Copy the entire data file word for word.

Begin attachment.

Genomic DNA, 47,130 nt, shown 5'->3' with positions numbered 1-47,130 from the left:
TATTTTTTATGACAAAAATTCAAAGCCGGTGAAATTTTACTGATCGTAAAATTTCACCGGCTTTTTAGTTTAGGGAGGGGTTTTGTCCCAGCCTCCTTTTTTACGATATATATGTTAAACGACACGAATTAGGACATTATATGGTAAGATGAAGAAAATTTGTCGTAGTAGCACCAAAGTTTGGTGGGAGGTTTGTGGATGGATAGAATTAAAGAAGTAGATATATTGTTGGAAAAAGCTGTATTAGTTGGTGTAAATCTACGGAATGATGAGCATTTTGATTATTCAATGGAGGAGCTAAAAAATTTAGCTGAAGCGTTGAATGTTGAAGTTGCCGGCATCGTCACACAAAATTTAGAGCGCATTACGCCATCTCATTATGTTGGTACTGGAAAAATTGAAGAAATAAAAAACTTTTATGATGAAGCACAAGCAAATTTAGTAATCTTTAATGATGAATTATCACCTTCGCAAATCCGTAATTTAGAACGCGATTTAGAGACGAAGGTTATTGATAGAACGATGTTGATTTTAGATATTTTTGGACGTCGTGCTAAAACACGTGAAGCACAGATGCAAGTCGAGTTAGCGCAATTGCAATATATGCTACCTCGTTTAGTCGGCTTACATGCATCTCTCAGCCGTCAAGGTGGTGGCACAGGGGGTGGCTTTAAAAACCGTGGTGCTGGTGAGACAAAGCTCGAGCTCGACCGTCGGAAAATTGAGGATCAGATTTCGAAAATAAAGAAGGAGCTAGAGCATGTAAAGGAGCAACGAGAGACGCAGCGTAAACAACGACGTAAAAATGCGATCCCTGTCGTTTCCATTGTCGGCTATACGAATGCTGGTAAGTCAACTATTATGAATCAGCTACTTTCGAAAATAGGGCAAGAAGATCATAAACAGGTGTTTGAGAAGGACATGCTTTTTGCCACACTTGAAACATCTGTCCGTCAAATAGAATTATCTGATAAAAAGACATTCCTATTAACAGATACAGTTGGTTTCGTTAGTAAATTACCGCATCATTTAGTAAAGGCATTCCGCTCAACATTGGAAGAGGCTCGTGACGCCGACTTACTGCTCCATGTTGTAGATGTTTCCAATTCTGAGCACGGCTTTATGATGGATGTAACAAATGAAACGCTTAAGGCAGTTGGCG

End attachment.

Genomic DNA, 47,130 nt, shown 5'->3' with positions numbered 1-47,130 from the left:
TATTTTTTATGACAAAAATTCAAAGCCGGTGAAATTTTACTGATCGTAAAATTTCACCGGCTTTTTAGTTTAGGGAGGGGTTTTGTCCCAGCCTCCTTTTTTACGATATATATGTTAAACGACACGAATTAGGACATTATATGGTAAGATGAAGAAAATTTGTCGTAGTAGCACCAAAGTTTGGTGGGAGGTTTGTGGATGGATAGAATTAAAGAAGTAGATATATTGTTGGAAAAAGCTGTATTAGTTGGTGTAAATCTACGGAATGATGAGCATTTTGATTATTCAATGGAGGAGCTAAAAAATTTAGCTGAAGCGTTGAATGTTGAAGTTGCCGGCATCGTCACACAAAATTTAGAGCGCATTACGCCATCTCATTATGTTGGTACTGGAAAAATTGAAGAAATAAAAAACTTTTATGATGAAGCACAAGCAAATTTAGTAATCTTTAATGATGAATTATCACCTTCGCAAATCCGTAATTTAGAACGCGATTTAGAGACGAAGGTTATTGATAGAACGATGTTGATTTTAGATATTTTTGGACGTCGTGCTAAAACACGTGAAGCACAGATGCAAGTCGAGTTAGCGCAATTGCAATATATGCTACCTCGTTTAGTCGGCTTACATGCATCTCTCAGCCGTCAAGGTGGTGGCACAGGGGGTGGCTTTAAAAACCGTGGTGCTGGTGAGACAAAGCTCGAGCTCGACCGTCGGAAAATTGAGGATCAGATTTCGAAAATAAAGAAGGAGCTAGAGCATGTAAAGGAGCAACGAGAGACGCAGCGTAAACAACGACGTAAAAATGCGATCCCTGTCGTTTCCATTGTCGGCTATACGAATGCTGGTAAGTCAACTATTATGAATCAGCTACTTTCGAAAATAGGGCAAGAAGATCATAAACAGGTGTTTGAGAAGGACATGCTTTTTGCCACACTTGAAACATCTGTCCGTCAAATAGAATTATCTGATAAAAAGACATTCCTATTAACAGATACAGTTGGTTTCGTTAGTAAATTACCGCATCATTTAGTAAAGGCATTCCGCTCAACATTGGAAGAGGCTCGTGACGCCGACTTACTGCTCCATGTTGTAGATGTTTCCAATTCTGAGCACGGCTTTATGATGGATGTAACAAATGAAACGCTTAAGGCAGTTGGCG